R or Python for Bioinformatics?

To not miss a post like this, sign up for my newsletter to learn computational biology and bioinformatics.

R or Python for Bioinformatics?

Watch the video here:

If you need to pick Python or R for bioinformatics, which one should you choose? This is a decades-old question from many beginners.

This is my story.

I started learning Unix Commands 12 years ago (See an example of how powerful Unix commands can be). I then picked up Python using “Python for absolute beginners”. It was a great book, however…

I did my first print("hello world") and learned the syntax of the language.. It is not that practical in terms of solving practical bioinformatics problems that I had. why?

I had a lot of tables/spreadsheets to analyze during that time, and learning pandas in Python was just not that smooth. Then, I found R..

R is perfect for rectangular tables and has built-in support for dataframes. With the more recent tidyverse, it is so much easier to do complex data wrangling with a few lines of code. ggplot2 made figures are still better than in Python.

Moreover, R has the Bioconductor ecosystem which contains thousands of packages for bioinformatics. You can simply search “xxx data analysis, Bioconductor” and find packages.

For example, bulk RNAseq analysis still widely uses the DESeq2 package.

Python is a general programming language and has its strength in deep learning but may have fewer pre-built bioinformatics packages. Some people feel it is more intuitive to learn but some think R is easier. R has other problems too.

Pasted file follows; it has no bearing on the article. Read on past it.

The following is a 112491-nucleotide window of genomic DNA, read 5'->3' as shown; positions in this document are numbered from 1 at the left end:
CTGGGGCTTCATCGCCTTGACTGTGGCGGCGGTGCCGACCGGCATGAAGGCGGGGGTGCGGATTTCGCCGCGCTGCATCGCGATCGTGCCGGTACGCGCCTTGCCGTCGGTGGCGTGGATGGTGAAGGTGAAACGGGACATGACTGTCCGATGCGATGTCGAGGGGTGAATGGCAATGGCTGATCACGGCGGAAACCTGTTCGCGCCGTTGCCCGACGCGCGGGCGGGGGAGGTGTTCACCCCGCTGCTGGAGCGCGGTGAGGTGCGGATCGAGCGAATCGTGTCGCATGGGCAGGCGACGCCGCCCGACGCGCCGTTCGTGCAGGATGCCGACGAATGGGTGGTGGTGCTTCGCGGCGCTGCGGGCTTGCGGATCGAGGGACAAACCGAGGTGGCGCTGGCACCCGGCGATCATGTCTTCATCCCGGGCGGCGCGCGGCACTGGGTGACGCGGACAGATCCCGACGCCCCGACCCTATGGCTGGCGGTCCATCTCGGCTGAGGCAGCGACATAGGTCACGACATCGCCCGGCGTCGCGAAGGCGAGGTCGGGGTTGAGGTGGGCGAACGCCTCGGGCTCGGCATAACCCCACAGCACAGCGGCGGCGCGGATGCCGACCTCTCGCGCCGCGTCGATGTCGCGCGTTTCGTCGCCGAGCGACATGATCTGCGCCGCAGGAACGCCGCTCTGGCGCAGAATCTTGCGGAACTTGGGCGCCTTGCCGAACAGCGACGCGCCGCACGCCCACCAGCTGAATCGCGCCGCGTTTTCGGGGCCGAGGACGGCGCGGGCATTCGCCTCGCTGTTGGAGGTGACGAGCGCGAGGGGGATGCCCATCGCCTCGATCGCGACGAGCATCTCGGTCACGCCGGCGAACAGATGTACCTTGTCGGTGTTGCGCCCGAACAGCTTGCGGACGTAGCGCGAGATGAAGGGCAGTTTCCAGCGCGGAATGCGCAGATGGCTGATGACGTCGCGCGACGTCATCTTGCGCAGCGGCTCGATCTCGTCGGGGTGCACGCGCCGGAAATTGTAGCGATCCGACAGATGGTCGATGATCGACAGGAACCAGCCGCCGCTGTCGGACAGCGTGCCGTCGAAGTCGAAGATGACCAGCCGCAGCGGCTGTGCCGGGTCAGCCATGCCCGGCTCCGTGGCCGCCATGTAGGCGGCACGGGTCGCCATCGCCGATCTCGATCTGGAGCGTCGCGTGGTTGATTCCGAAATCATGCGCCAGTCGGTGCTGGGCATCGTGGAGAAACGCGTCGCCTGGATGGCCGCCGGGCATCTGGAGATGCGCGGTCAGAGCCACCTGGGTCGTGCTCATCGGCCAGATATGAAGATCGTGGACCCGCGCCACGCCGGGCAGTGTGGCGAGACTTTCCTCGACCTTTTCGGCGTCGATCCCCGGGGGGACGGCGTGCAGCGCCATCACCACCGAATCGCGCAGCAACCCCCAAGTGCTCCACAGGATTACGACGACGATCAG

You need to load all the data into memory in R (you can read the file line by line and process line by line in Python). so when the data is big, you need a lot of RAM to do the analysis.

For whole genome bisulfite sequencing data , you can have 20 million rows x 50 samples. It is not practical to load it into memory.

There is a more recent DelayedArray to solve this problem though.


Python and R both have their own pros and cons. If you can, learn both and use one that is suitable for the task at hand.

Knowing well of one language can help you learn other languages a lot easier. The syntax is different but the logics, flow controls are the same.

So if you are a biologist who wants to do a quick analysis with a pre-built package, I think R is better. But if you want to be a serious programmer (developing algorithms), learn Python too.

PS: Read this blog post on how to solve the same data formatting problem using Python and R:


Happy Learning!



comments powered by Disqus